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May 7, 2010: The Art of the Guess

The Chronicle of Higher Education says that calling MIT's Sanjoy Mahajan "a good guesser doesn't do him justice." Mahajan uses calculations, observations and gut feelings to arrive at guesses that tend to be very close to the mark.

You can learn the art of the educated guess from Mahajan in Street-Fighting Mathematics.

 

 

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May 3, 2010: Highlights of Calculus

MIT Professor Gilbert Strang has created a series of videos to show ways in which calculus is important in our lives. The videos, which include real-life examples to illustrate the concepts, are ideal for high school students, college students, and anyone interested in learning the basics of calculus.

 

 

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Prototype pedal-powered washing machine is one of
the student projects in D-Lab.

April 29, 2010: TIME 100

TIME has named MIT's Amy Smith one of the people who most affects our world. The recognition comes for Smith's ongoing work in service to the developing world.

Three of Smith's courses are available on OCW: D-Lab: Development, Design and Dissemination, D-Lab: Development, Dialogue and Delivery and Wheelchair Design in Developing Countries.

 

 

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April 21, 2010: Bill Gates Visits MIT

Philanthropist and Microsoft co-founder Bill Gates visits MIT as part of a three-day tour of five universities across the country. At each campus, he will give a short talk aimed at inspiring students and teachers to focus on issues of inequity. You can study along with Gates on OCW:

 

Abdul Latif Jameel Poverty Action Lab Executive Training: Evaluating Social Programs

Special Topics at Edgerton Center: D-Lab Health: Medical Technologies for the Developing World

D-Lab: Development, Dialogue and Delivery

D-Lab: Development, Design and Dissemination

D-Lab: Disseminating Innovations for the Common Good

Introduction to Solid State Chemistry

Physics I: Classical Mechanics

Energy Courses by Topic

 

 

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April 16, 2010: Understanding Lasers and Fiberoptics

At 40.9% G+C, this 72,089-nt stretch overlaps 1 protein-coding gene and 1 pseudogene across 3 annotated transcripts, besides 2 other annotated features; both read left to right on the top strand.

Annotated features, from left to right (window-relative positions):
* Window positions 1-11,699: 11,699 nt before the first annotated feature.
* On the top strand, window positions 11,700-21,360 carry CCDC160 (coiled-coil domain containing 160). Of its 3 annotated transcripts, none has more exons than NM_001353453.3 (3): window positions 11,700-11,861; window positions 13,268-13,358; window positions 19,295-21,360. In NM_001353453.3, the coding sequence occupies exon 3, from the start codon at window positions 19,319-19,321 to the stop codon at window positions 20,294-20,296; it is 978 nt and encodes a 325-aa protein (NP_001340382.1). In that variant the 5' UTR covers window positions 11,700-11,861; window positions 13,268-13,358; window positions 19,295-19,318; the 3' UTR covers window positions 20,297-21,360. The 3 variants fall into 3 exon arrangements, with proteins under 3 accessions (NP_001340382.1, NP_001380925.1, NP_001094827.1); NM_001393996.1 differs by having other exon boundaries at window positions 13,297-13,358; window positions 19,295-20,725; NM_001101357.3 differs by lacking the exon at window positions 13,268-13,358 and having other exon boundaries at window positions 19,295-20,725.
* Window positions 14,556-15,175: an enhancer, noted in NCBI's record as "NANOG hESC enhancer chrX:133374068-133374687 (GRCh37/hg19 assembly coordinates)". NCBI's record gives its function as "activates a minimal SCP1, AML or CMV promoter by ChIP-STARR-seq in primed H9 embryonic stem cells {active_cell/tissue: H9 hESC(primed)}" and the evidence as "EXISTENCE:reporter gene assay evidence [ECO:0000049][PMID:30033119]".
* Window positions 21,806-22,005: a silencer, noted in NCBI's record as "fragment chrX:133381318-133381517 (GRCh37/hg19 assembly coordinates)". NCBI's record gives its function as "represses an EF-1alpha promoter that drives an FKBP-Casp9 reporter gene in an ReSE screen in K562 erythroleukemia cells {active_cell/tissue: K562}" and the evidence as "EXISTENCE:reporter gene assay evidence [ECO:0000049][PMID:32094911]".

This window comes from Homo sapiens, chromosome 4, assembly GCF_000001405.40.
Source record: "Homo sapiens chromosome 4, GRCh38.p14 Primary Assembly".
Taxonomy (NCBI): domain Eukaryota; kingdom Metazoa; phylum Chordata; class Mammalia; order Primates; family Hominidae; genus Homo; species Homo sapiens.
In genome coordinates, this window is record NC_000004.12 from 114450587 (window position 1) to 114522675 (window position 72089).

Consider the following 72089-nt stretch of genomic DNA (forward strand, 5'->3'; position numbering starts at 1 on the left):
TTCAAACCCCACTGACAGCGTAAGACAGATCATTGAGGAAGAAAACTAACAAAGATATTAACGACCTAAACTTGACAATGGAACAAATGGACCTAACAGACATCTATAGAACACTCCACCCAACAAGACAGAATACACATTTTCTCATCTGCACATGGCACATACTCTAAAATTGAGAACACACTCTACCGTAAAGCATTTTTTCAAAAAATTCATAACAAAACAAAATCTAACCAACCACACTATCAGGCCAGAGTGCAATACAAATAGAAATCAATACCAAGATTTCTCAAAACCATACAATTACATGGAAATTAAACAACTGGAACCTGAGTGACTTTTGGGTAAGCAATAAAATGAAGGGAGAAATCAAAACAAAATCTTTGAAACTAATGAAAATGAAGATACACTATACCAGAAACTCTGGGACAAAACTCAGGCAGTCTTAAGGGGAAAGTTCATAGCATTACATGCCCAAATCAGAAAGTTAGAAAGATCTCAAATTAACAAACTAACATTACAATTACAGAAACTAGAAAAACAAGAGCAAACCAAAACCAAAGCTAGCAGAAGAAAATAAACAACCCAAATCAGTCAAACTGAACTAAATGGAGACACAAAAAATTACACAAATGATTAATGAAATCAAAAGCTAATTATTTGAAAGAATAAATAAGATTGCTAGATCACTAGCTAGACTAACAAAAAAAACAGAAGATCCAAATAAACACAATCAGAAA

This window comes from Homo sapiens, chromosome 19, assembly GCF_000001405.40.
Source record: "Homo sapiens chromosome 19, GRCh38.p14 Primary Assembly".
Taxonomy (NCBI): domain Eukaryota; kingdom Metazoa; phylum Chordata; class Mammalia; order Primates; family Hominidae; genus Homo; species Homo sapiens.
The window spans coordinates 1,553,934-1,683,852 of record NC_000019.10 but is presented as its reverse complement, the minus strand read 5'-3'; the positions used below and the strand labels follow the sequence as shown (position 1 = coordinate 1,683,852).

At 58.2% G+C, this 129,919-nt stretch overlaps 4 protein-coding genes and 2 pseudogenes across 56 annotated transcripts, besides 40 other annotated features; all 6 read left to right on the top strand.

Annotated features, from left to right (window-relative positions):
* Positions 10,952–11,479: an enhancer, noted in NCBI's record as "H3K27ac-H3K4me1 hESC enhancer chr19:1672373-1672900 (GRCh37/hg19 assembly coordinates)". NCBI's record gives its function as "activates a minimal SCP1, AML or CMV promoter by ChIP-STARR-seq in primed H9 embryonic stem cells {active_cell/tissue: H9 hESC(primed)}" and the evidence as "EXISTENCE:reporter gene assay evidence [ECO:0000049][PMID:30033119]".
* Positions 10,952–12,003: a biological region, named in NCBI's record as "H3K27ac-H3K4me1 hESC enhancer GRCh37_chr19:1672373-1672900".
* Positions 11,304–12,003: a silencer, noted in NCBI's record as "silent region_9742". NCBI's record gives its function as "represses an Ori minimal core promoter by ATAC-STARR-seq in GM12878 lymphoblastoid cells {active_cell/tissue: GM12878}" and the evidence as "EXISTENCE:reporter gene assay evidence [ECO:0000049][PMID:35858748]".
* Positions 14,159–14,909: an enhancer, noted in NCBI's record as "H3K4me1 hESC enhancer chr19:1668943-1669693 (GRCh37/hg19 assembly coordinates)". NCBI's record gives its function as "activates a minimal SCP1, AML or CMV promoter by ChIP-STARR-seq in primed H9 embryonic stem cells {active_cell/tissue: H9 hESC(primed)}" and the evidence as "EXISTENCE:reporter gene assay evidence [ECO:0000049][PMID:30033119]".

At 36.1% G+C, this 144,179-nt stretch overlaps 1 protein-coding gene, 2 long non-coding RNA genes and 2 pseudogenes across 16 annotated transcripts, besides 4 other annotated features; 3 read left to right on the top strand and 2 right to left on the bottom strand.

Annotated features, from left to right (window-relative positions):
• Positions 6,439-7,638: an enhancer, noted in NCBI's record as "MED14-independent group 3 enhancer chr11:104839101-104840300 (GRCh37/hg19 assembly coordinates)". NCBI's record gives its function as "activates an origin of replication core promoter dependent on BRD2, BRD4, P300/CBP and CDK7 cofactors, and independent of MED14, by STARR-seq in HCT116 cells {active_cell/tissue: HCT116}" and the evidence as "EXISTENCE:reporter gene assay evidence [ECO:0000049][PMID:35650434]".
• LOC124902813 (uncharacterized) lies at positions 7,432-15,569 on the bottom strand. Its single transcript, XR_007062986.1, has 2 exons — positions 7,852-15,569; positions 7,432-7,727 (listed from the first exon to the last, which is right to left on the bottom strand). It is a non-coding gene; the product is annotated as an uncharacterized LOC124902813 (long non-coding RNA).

Lasers are used in bar code readers, compact discs, materials processing, computer printers, data processing, 3D-imaging, spectroscopy, navigation, chemical processing, color copiers, and many other devices and processes. But how do they work? This brief video course uses plain language, graphic illustrations, and video demonstrations to explain the basic characteristics of lasers and fiberoptics.

 

 

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Photo by sabinesabine on Flickr.

April 13, 2010: Enhancements to MIT OpenCourseWare and How You Can Help

As OCW enters its ninth year, we continue to enhance our publication, extend access to our materials, and develop sustainable approaches to fund our efforts. The MIT faculty continue to share the latest classroom materials with increased depth and richness...

Read more of the Executive Director's Letter

 

 

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Photo by jl_noguer on Flickr.

April 9, 2010: Campus Preview Weekend

It's Campus Preview Weekend here at MIT, the time when prospective students and their parents come to campus to find out what MIT is all about. But if you can't make it to campus, watching one of our many video lectures is a great way to sample life in the MIT classroom.

 

 

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April 6, 2010: The X in Sex

Explore a diverse collection of striking biological phenomena associated with the X chromosome in The X in Sex: A Genetic, Medical, and Evolutionary View of the X Chromosome.

 

 

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April 1, 2010: A Manufacturing Renaissance

At an discussion this week titled "The Future of Manufacturing: Advanced Technologies," more than a dozen MIT faculty shared converging ideas about how to reinvigorate America's goods-producing businesses. Among them was Prof. Christine Ortiz, who discussed bio-inspired synthetic materials. Ortiz covers this topic in detail in Nanomechanics of Materials and Biomaterials.